The stats for the Mars come from Three Decks who further identify her originally as the Zevenwolden (1784) of 68-guns and are referencing 'Dutch Navy Vessels 1700-1799' by Ron van Maanen.

    The Mars referred to by Mr Tredrea, I would guess, might be referring to another ship of that name. Your reference left me a bit confused as you show her captured by the British in 1782, fifteen years before the Battle of Camperdown. There was another Dutch 'Mars' captured by ships under Admiral Rodney (Monarch 74, Panther 60 and the frigate Sibyl) during his invasion of St Eustatius on the 4th February 1781 after the former had escorted a Dutch convoy away from the island and was caught later.

    Wikipedia show this ship as a frigate in their account,

    but their linked contemporary illustration shows a two decker in combat with the Monarch,,_1769)#/media/File:JONG(1807)_-_ZEEGEVECHT_(near_Sint_Eustatius_Island,_1781).jpg

    and Three Decks list the Mars similarly to the reference of Mr Tredrea, namely a ship of 68-guns, launched however in 1763, and being taken into the Royal Navy as a fourth-rate of 60-guns and renamed the Prince Edward.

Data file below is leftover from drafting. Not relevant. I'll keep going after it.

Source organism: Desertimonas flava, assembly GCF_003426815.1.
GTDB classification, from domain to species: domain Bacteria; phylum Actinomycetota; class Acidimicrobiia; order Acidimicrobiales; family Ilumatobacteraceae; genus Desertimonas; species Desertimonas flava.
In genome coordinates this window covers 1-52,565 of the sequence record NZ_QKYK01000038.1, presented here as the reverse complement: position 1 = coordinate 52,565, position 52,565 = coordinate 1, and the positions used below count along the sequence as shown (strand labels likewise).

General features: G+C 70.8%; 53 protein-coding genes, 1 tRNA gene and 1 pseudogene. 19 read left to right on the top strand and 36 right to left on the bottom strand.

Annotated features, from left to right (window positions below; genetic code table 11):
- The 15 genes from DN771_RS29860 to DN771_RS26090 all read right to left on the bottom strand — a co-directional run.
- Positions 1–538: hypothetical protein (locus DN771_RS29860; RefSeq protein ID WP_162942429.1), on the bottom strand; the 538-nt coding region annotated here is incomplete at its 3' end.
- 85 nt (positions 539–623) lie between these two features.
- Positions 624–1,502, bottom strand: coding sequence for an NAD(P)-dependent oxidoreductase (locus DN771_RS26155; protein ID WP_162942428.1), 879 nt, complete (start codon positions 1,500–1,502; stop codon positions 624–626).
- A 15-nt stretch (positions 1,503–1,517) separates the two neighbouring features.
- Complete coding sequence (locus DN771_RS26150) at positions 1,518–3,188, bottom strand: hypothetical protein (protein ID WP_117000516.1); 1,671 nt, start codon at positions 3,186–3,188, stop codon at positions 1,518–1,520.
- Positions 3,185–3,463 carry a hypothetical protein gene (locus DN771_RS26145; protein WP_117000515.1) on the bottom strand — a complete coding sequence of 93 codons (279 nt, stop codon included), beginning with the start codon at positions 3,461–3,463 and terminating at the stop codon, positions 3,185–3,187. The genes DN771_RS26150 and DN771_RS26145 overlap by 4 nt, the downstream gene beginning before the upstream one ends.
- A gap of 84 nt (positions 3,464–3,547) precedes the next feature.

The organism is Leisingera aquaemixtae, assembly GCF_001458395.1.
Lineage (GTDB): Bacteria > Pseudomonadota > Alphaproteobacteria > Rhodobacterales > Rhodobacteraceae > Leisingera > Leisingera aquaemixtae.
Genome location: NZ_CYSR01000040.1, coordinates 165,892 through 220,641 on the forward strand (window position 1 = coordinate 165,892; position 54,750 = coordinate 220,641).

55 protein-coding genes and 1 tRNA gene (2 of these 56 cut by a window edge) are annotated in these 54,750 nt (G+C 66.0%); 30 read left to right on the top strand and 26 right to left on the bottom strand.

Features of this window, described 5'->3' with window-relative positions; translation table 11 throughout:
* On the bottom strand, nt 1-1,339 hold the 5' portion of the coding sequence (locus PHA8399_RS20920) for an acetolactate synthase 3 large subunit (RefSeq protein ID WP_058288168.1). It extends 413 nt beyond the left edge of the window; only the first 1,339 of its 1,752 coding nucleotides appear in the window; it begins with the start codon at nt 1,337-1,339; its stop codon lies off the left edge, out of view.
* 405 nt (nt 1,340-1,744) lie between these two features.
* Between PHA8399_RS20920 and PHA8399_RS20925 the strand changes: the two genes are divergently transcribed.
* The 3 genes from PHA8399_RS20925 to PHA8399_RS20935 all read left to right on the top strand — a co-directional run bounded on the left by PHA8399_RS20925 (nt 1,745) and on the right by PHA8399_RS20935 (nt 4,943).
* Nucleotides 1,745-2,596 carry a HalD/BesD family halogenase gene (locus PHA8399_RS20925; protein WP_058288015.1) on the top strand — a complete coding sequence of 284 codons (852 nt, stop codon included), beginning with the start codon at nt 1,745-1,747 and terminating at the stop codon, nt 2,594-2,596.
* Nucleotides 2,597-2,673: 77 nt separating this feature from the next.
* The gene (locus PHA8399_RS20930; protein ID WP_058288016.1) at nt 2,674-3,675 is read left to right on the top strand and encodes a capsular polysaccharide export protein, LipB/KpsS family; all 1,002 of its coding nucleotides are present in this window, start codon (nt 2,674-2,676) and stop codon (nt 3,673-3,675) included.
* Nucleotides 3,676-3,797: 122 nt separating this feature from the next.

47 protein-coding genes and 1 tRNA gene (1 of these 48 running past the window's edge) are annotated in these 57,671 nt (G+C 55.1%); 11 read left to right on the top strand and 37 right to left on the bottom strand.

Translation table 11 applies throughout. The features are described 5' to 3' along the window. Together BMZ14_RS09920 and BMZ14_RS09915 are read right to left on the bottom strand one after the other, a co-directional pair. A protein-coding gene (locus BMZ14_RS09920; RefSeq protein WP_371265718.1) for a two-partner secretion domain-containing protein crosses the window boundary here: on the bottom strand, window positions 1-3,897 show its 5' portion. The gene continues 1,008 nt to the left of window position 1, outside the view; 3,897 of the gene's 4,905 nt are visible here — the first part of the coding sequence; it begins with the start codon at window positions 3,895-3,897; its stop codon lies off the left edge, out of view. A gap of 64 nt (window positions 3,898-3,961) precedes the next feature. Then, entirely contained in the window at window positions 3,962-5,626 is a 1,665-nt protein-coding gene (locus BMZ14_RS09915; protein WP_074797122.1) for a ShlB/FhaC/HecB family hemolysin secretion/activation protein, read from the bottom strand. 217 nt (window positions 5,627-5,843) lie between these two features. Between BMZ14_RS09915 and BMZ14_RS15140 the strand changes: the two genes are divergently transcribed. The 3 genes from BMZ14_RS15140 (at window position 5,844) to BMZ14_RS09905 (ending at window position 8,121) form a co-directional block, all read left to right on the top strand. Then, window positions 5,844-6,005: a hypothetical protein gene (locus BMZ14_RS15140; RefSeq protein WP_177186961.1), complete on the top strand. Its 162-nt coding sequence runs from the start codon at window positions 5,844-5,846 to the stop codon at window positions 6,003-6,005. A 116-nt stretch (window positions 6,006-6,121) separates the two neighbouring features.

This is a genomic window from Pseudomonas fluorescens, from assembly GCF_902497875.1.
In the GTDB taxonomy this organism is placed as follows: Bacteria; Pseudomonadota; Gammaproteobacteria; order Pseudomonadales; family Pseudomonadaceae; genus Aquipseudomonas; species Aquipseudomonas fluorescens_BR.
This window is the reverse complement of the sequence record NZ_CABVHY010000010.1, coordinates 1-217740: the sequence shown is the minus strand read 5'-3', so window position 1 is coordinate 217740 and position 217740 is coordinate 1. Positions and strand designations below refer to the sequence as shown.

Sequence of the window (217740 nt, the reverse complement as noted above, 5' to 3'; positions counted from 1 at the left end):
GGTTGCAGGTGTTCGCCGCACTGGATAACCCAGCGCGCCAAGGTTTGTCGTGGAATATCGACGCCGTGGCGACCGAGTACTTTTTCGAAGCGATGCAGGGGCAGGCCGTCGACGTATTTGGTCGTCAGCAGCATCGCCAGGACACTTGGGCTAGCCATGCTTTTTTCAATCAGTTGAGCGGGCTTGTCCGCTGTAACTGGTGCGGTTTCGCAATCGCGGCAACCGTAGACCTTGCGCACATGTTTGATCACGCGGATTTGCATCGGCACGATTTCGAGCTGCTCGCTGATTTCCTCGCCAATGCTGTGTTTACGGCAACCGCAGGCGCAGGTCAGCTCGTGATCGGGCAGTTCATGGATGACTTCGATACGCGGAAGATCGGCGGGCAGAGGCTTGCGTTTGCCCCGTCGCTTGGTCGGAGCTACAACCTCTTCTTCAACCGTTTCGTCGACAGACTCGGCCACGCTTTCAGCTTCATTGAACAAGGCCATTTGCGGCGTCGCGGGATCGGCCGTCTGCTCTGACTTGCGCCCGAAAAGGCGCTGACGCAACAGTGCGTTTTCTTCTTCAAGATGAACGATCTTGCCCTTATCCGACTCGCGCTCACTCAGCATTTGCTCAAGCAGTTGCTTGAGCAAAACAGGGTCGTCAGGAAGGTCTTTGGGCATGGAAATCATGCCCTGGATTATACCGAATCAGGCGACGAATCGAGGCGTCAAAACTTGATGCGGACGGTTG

I hope that helps and may I wish you a Happy Easter.


  3. We wake early on Sundays. My wife arises and makes tea and toast whilst I read the latest missive from JJ wargames. It's a nice place to be. I could imagine little better. I will take credit for discovering a charming wife but you sir deserve credit for the Sunday posts Always delightful, by which I mean both my wife and your posts. Both I suspect are hard work. With best wishes.

    1. Hello, and welcome back to this little corner of the internet. As I write this, I too am enjoying a cup of tea delivered to my study by my wife, Carolyn.

      We are very luck chaps indeed, and I would assert that if you love what you do or the person you are with, you never work a day in your life.

      Cheers, and thank you for your comment.